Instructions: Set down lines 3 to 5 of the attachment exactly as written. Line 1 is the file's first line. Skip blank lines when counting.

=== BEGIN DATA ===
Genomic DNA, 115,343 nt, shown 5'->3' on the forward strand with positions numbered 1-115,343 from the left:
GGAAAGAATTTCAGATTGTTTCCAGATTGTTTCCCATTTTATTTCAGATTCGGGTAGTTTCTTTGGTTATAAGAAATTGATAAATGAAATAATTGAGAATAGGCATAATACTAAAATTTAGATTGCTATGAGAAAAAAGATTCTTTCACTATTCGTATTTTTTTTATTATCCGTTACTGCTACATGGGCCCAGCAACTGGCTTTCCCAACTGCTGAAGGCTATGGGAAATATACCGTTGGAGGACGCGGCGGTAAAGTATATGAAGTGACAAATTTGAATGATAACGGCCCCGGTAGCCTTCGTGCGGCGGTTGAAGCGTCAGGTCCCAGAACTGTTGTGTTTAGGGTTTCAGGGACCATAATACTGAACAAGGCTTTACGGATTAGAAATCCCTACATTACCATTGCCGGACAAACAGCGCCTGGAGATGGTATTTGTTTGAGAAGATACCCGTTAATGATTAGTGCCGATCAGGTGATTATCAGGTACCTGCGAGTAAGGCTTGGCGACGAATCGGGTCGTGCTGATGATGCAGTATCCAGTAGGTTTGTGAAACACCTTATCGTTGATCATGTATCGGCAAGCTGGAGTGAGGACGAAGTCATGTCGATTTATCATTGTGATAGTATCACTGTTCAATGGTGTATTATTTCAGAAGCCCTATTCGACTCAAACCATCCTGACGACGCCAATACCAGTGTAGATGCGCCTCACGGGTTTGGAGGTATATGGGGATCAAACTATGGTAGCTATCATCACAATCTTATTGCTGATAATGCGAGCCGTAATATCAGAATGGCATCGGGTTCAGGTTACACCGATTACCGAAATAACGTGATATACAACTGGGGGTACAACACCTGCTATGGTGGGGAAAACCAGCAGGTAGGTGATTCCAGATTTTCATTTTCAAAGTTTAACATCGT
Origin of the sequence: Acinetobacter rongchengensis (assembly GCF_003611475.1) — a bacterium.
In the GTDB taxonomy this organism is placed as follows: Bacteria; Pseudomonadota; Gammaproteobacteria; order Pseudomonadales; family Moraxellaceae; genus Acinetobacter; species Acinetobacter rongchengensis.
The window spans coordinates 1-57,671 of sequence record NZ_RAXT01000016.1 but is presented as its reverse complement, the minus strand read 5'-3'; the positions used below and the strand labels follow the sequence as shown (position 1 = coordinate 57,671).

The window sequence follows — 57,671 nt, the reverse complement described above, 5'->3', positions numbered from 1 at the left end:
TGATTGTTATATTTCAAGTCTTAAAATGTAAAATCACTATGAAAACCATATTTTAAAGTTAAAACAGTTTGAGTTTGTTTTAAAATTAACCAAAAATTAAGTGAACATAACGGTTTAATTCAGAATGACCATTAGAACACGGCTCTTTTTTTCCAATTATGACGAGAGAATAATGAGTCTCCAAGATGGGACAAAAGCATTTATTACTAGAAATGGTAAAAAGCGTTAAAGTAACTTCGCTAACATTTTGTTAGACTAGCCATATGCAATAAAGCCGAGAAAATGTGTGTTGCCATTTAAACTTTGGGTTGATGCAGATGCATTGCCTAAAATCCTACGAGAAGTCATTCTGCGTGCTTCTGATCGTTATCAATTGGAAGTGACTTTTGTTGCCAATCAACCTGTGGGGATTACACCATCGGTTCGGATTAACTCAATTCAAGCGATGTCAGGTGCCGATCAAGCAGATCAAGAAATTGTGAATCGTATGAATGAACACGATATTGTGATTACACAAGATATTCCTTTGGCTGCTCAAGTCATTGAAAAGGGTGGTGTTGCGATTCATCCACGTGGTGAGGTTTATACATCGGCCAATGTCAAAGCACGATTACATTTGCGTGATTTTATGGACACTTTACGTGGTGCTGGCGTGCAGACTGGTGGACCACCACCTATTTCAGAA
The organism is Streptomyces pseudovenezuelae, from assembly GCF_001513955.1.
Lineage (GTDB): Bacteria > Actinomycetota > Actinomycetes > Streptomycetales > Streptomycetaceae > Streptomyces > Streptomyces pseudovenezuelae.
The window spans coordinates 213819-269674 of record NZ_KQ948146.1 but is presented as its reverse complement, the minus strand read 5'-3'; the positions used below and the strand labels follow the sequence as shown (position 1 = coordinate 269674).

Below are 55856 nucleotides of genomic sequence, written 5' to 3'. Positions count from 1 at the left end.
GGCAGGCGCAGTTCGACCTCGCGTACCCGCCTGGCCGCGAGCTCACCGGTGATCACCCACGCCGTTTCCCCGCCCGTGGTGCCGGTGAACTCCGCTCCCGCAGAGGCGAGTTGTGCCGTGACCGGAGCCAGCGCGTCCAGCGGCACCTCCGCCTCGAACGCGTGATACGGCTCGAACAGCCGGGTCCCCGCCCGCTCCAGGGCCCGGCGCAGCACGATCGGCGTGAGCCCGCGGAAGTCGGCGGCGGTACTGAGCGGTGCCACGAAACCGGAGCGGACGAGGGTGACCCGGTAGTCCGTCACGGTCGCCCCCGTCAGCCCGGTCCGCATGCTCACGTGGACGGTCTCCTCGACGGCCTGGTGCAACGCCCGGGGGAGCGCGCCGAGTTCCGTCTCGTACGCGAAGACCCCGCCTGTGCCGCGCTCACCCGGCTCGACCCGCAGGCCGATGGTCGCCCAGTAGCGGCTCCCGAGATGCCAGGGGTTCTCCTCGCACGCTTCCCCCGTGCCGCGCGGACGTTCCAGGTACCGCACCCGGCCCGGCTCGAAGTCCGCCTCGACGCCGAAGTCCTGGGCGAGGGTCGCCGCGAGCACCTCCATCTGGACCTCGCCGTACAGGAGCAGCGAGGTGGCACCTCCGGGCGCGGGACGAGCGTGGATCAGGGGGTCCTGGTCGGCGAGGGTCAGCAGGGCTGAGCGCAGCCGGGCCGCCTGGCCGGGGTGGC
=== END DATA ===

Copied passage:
Origin of the sequence: Acinetobacter rongchengensis (assembly GCF_003611475.1) — a bacterium.
In the GTDB taxonomy this organism is placed as follows: Bacteria; Pseudomonadota; Gammaproteobacteria; order Pseudomonadales; family Moraxellaceae; genus Acinetobacter; species Acinetobacter rongchengensis.
The window spans coordinates 1-57,671 of sequence record NZ_RAXT01000016.1 but is presented as its reverse complement, the minus strand read 5'-3'; the positions used below and the strand labels follow the sequence as shown (position 1 = coordinate 57,671).